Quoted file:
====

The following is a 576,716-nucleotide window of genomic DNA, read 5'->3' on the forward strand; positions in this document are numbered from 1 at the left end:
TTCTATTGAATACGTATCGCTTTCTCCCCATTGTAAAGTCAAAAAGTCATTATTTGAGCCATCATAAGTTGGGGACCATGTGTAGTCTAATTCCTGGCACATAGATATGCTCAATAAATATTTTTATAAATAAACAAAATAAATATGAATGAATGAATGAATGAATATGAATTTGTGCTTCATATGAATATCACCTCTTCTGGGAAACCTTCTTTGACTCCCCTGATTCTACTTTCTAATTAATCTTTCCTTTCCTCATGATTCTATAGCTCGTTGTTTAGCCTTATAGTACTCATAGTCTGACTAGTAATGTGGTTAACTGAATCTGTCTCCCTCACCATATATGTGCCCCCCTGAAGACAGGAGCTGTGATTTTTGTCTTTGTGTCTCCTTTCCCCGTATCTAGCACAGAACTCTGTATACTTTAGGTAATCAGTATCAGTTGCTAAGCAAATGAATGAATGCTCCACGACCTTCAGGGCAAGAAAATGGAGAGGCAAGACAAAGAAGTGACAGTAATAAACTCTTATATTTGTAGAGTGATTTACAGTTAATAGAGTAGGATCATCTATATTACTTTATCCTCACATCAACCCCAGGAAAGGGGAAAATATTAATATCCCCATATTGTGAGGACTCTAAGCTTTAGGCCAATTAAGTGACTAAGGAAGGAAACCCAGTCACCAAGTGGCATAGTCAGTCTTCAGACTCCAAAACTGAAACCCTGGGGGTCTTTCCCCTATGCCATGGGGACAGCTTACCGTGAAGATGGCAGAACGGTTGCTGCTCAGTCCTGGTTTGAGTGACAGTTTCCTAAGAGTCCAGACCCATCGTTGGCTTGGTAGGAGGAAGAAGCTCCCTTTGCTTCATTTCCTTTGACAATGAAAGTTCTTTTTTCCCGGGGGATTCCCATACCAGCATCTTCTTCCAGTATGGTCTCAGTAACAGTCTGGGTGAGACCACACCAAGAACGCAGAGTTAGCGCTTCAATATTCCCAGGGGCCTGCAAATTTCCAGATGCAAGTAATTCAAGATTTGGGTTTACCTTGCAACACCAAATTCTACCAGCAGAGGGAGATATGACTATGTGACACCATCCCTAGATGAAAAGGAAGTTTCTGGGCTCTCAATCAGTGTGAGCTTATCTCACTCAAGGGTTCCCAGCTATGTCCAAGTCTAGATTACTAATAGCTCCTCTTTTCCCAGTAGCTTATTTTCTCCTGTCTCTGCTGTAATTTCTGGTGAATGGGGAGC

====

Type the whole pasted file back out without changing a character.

The following is a 576,716-nucleotide window of genomic DNA, read 5'->3' on the forward strand; positions in this document are numbered from 1 at the left end:
TTCTATTGAATACGTATCGCTTTCTCCCCATTGTAAAGTCAAAAAGTCATTATTTGAGCCATCATAAGTTGGGGACCATGTGTAGTCTAATTCCTGGCACATAGATATGCTCAATAAATATTTTTATAAATAAACAAAATAAATATGAATGAATGAATGAATGAATATGAATTTGTGCTTCATATGAATATCACCTCTTCTGGGAAACCTTCTTTGACTCCCCTGATTCTACTTTCTAATTAATCTTTCCTTTCCTCATGATTCTATAGCTCGTTGTTTAGCCTTATAGTACTCATAGTCTGACTAGTAATGTGGTTAACTGAATCTGTCTCCCTCACCATATATGTGCCCCCCTGAAGACAGGAGCTGTGATTTTTGTCTTTGTGTCTCCTTTCCCCGTATCTAGCACAGAACTCTGTATACTTTAGGTAATCAGTATCAGTTGCTAAGCAAATGAATGAATGCTCCACGACCTTCAGGGCAAGAAAATGGAGAGGCAAGACAAAGAAGTGACAGTAATAAACTCTTATATTTGTAGAGTGATTTACAGTTAATAGAGTAGGATCATCTATATTACTTTATCCTCACATCAACCCCAGGAAAGGGGAAAATATTAATATCCCCATATTGTGAGGACTCTAAGCTTTAGGCCAATTAAGTGACTAAGGAAGGAAACCCAGTCACCAAGTGGCATAGTCAGTCTTCAGACTCCAAAACTGAAACCCTGGGGGTCTTTCCCCTATGCCATGGGGACAGCTTACCGTGAAGATGGCAGAACGGTTGCTGCTCAGTCCTGGTTTGAGTGACAGTTTCCTAAGAGTCCAGACCCATCGTTGGCTTGGTAGGAGGAAGAAGCTCCCTTTGCTTCATTTCCTTTGACAATGAAAGTTCTTTTTTCCCGGGGGATTCCCATACCAGCATCTTCTTCCAGTATGGTCTCAGTAACAGTCTGGGTGAGACCACACCAAGAACGCAGAGTTAGCGCTTCAATATTCCCAGGGGCCTGCAAATTTCCAGATGCAAGTAATTCAAGATTTGGGTTTACCTTGCAACACCAAATTCTACCAGCAGAGGGAGATATGACTATGTGACACCATCCCTAGATGAAAAGGAAGTTTCTGGGCTCTCAATCAGTGTGAGCTTATCTCACTCAAGGGTTCCCAGCTATGTCCAAGTCTAGATTACTAATAGCTCCTCTTTTCCCAGTAGCTTATTTTCTCCTGTCTCTGCTGTAATTTCTGGTGAATGGGGAGC